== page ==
Employees of the Community Radio Station of South Lubero, also known as RCLS, line up to wish radio technician Kizito Kasali and his bride, Blandine Kasayi, a happy marriage before their wedding at Kasando Parish in Kirumba, Democratic Republic of Congo. Members of the RCLS team then escorted the bride and groom to the church.
Kennedy Mukadi, 14, performs a hip-hop choreographic style called krumping at the third annual Kivu Dance Battle in July, in the Democratic Republic of Congo’s eastern city of Goma, North Kivu province. Faraja Batumike, the event’s founder, says the dance battle gives young artists an opportunity to display their talents and may help them cross into a professional career.
In Kanyaruchinya village in the Democratic Republic of Congo’s North Kivu province, a cholera outbreak that began in July has claimed the lives of 15 people, most under the age of 10. In response, authorities have created a quarantine area within the Majengo neighborhood of Goma, 10 kilometers (6 miles) to the south. More than 1,100 cases have been reported so far.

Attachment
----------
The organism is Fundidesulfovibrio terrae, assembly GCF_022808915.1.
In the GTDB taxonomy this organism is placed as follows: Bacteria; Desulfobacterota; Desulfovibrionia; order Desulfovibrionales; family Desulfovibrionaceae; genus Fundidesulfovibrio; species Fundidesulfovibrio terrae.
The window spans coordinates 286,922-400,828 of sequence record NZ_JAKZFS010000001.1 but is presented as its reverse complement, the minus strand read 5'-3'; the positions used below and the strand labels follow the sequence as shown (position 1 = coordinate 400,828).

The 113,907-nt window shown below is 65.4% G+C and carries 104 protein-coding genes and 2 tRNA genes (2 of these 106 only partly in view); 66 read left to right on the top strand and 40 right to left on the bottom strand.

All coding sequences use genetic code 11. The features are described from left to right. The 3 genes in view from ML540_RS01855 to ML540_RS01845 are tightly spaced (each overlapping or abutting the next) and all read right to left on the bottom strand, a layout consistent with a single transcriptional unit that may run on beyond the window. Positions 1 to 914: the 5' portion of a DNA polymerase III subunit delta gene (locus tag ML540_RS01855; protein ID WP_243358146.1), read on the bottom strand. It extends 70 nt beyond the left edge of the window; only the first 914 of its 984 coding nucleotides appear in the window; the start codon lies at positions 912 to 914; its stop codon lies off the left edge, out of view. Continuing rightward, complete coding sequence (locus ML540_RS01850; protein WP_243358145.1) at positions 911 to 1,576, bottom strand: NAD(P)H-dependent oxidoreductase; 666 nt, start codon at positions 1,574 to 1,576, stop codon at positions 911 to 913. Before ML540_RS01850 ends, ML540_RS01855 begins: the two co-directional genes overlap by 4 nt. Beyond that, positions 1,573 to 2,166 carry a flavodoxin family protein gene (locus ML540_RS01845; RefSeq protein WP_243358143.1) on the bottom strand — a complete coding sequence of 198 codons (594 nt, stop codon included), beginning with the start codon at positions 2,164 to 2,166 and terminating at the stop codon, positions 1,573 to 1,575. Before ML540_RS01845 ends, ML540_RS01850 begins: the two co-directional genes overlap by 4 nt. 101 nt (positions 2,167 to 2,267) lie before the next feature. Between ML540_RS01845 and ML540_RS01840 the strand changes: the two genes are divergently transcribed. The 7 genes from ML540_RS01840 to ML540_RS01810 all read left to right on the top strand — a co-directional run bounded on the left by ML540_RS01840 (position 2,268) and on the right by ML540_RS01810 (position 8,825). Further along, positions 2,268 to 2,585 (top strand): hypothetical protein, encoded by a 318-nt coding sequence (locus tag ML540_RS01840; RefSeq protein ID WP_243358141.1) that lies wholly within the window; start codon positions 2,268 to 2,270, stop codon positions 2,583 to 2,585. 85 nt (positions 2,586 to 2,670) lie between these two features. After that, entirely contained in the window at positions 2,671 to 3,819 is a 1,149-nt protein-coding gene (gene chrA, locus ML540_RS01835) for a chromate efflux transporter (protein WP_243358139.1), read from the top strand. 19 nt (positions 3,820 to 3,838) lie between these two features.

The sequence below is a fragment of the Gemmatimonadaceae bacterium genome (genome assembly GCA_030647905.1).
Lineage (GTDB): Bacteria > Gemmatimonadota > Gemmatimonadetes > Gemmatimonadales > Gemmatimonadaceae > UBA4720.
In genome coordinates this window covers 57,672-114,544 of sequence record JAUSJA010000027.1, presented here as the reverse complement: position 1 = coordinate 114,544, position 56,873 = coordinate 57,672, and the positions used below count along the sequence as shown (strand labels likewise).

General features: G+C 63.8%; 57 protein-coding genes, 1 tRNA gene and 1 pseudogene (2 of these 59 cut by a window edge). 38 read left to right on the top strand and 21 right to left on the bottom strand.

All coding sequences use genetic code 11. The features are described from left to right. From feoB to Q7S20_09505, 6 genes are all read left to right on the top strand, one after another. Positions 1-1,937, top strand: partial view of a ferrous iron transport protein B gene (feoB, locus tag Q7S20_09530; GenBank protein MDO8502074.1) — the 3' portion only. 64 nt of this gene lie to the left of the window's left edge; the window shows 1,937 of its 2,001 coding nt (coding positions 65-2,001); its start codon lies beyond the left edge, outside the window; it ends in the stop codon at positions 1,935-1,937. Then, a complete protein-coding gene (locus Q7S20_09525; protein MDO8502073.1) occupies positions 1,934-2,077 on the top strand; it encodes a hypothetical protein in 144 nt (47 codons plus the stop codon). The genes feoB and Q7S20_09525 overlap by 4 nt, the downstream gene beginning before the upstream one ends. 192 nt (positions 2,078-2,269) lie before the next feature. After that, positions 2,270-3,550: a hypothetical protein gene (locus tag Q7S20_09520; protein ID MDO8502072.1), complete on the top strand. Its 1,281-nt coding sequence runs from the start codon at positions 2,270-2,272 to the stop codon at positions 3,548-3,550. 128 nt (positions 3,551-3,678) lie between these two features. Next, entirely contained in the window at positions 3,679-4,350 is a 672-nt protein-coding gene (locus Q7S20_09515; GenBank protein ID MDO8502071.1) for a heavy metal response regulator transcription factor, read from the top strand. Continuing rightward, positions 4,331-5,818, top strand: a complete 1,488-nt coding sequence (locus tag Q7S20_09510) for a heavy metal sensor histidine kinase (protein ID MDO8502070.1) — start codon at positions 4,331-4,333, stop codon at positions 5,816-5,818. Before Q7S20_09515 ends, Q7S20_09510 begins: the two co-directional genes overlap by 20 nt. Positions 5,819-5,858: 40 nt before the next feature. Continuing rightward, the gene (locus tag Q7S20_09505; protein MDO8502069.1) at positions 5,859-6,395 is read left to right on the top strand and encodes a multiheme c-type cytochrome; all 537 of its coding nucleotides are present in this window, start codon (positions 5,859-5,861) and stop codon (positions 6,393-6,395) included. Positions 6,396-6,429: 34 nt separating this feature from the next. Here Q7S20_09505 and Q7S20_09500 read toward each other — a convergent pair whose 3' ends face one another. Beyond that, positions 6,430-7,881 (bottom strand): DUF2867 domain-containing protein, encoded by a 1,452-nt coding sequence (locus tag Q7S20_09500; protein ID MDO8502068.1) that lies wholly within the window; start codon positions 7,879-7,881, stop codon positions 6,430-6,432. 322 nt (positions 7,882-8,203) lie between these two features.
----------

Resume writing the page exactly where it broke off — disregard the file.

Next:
Chance Bahati, 32, who is hearing and speech impaired, sews shirts, handbags, shoes and other items made from waxed cotton fabric. He lives in the city of Goma, in the Democratic Republic of Congo’s North Kivu province. For five years, Bahati has collected the waxed cotton fabric, known there as kitenge, from local markets. He sells the shirts, for example, at 21,750 Congolese francs ($13.70) each.
Bijoux Zawadi, 29, serves as a park warden defending the Democratic Republic of Congo’s Kahuzi Biega National Park from armed poachers. This park, like other protected areas in the nation, is managed by the Institut Congolais pour la Conservation de la Nature. “When I hold my AK-47 in my hands, I become more confident and feel great,” she says. “I value my AK-47 like a farmer treasures his ax, and I cannot detach myself from it.”
Sugabo Shabani, a widowed father of eight, purchases drinking water for 50 Congolese francs (3 cents) per 19-liter (5-gallon) jerry can, which he carries and sells to restaurants at a market in the city of Kitchanga, in the Democratic Republic of Congo’s North Kivu province. Shabani walks to the market carrying two jerry cans by hand, and he can take nearly 500 liters (130 gallons) per day.